Andrew Newberg M.D. is an American Neuroscientist and Director of Research at the Myrna Brind Center for Integrative Medicine at the Thomas Jefferson University Hospital, adjunct Professor of Religious Studies and Associate Professor of Radiology at the University of Pennsylvania School of Medicine.
Dr. Newberg graduated from Haverford College in 1988 with a degree in chemistry and then received his medical degree in 1993 from the University of Pennsylvania. He then completed postgraduate training in Internal Medicine with a Residency at the Graduate Hospital from 1993 to 1996. Dr Newberg went on to undertake and a Fellowship in Nuclear Medicine at the University of Pennsylvania Department of Radiology from 1996 to 1998. He was certified in Internal Medicine by the American Board of Internal Medicine in 1997 and certified in Nuclear Medicine by the American Board of Nuclear Medicine in 1998.
Because of his work in the intersection between religion and the brain, he has become an adjunct assistant professor in the Department of Religious Studies at the University of Pennsylvania. From 2005 to 2010 he was also the Director of the Center for Spirituality and the Mind.
Newberg has studied the relationship between brain function and altered mental states. He has studied widely, the effects of religious and spiritual practices and experiences and their effects on brain function. His research involved taking brain scans of people whilst they were praying, meditating, in rituals and other trances states in an attempt ‘to better understand the nature of religious and spiritual practices and attitudes also to develop neurotransmitter tracers for the evaluation of ‘religiosity’. It is hoped that this research will aid other neurological and psychiatric disorders including depression, traumatic brain injury as well as Alzheimer’s and Parkinson’s disease. Dr Newberg is one of the pioneers in this new field of ‘neurotheology’.
In the early 1990s, Newberg began researching where brain function and religious and spiritual experience intersect. He described the possible neurophysiological mechanisms associated with religious and spiritual experiences. His initial research included the use of functional Magnetic Resonance Imaging (fMRI) to study the brain function of Buddhist meditators and Fransciscan nuns in prayer. This work was eventually published in three books, The Mystical Mind, Why God Won’t Go Away, and Why We Believe What We Believe. He is now one of the leading authorities on the neuroscience behind spiritual enlightenment (yes, it is a thing).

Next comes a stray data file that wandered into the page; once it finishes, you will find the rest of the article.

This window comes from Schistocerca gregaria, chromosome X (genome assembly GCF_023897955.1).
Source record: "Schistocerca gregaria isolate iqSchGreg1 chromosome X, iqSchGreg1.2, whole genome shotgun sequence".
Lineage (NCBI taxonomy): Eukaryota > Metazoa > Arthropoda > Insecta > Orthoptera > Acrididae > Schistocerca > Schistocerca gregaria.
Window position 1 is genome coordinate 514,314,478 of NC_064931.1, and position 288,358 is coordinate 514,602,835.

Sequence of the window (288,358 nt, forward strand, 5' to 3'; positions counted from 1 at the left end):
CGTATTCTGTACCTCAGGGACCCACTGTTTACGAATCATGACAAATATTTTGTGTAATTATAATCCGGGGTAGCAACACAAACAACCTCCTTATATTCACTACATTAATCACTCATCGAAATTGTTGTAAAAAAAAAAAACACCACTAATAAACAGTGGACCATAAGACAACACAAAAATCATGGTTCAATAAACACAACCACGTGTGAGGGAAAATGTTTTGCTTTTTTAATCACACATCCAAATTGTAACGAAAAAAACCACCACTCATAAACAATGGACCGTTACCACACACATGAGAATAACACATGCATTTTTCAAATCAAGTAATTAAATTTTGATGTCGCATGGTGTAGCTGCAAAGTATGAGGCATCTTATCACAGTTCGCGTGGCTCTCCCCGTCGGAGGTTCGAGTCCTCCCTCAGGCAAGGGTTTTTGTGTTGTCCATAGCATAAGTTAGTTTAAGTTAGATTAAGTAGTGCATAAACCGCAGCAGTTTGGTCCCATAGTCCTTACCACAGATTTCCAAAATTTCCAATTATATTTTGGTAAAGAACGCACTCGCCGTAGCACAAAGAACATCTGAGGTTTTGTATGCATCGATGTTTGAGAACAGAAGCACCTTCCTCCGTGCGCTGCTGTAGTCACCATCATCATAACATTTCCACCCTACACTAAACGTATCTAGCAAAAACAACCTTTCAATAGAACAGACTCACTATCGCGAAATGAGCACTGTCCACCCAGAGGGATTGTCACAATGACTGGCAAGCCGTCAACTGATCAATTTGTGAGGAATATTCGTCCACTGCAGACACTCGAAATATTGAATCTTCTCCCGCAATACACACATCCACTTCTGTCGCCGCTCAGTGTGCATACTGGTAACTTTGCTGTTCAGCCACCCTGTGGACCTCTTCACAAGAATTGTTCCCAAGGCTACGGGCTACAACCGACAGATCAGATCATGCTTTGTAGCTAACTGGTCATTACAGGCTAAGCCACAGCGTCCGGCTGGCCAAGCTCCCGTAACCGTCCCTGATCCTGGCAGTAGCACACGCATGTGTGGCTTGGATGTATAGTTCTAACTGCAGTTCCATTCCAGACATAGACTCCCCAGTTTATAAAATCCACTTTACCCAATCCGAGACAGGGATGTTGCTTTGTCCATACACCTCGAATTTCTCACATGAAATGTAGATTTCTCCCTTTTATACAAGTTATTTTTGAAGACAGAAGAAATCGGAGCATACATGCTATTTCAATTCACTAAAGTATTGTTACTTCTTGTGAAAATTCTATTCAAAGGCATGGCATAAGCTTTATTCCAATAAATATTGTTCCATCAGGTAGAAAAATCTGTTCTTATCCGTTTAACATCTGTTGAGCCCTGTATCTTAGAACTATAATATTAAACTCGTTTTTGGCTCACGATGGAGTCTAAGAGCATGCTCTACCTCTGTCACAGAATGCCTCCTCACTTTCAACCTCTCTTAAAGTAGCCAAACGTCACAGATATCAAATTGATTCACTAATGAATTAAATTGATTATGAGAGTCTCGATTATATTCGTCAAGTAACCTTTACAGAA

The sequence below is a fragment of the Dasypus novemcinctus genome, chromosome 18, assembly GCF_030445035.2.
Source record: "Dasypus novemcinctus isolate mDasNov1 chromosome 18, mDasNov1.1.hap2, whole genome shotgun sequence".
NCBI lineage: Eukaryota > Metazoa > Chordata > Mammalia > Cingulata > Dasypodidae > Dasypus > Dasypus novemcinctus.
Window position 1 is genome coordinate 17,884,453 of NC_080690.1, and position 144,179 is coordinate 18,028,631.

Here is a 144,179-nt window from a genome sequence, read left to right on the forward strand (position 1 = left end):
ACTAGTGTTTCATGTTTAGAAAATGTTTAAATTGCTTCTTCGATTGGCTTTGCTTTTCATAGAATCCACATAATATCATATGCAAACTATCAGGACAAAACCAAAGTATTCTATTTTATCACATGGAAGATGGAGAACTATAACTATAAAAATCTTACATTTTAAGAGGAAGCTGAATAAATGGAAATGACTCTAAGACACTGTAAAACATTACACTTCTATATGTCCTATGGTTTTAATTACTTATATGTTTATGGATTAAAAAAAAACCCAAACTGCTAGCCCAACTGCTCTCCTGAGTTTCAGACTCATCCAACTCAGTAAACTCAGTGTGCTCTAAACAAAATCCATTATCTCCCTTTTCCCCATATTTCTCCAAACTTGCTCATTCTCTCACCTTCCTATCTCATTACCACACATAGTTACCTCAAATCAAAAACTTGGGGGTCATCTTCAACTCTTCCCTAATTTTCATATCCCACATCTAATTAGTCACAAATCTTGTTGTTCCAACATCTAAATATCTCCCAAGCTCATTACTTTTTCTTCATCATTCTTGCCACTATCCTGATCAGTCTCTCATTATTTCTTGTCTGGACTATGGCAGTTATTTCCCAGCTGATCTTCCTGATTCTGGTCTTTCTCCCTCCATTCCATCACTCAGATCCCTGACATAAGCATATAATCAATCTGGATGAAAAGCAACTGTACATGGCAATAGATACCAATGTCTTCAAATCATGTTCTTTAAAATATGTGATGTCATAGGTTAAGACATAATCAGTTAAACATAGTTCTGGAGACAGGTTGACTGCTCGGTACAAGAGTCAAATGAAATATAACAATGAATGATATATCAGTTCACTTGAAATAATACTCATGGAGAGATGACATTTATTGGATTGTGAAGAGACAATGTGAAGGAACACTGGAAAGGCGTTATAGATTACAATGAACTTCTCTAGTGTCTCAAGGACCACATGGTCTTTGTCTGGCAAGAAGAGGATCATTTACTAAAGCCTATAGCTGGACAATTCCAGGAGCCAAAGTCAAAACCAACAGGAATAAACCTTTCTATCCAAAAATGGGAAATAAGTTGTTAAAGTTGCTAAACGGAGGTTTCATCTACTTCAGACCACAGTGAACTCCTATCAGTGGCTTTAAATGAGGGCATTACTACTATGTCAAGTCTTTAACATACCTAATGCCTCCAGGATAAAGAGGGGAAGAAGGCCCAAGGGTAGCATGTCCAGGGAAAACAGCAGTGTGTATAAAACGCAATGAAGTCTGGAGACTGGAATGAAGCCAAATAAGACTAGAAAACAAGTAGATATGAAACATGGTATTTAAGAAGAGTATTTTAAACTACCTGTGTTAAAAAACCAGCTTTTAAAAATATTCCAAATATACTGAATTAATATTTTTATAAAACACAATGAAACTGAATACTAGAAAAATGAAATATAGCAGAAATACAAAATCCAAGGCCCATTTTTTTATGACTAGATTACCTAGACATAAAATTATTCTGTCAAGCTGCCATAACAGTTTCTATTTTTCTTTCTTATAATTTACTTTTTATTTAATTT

Newberg’s research has been featured in Newsweek and the Los Angeles Times as well as New Scientist He appeared in the groundbreaking film What the Bleep Do We Know!? As wll as Religulous He has continued to study religious and spiritual phenomena including topics related to forgiveness, meditation, prayer, spiritual development, morality, and belief. This work has been incorporated more recently into a new Center for Spirituality and the Mind at the University of Pennsylvania. He has worked with Big Think in producing videos on the Neuroscience of Spiritual Enlightenment (watch it here) and as well as the processes to undertake to become so in ‘5 steps to Achieve Englightenment – All Supported by Science’ (watch it here).
Newberg has authored six books, and peer-reviewed publications on neuroimaging in neuropsychiatric disorders and also neuroscience and religious and spiritual experience. His book, Why God Won’t Go Away, is a popularized account of this topic which describes some of the brain imaging studies and his theories regarding the nature of religious and spiritual experience. A more recent book, How Enlightenment Changes Your Brain, co-authored with Mark Waldman, is a scientific and practical look at how faith and meditation can enhance brain function.
Despite his geeky looks and his untested fundamental assumption of consciousness being generated in the brain; Dr Newberg, for all the work he has done to increase awareness in the scientific community of the neuroscience behind spiritual enlightenment deserves the accolade of cool neuroscientist.
Article by Vikas Pandey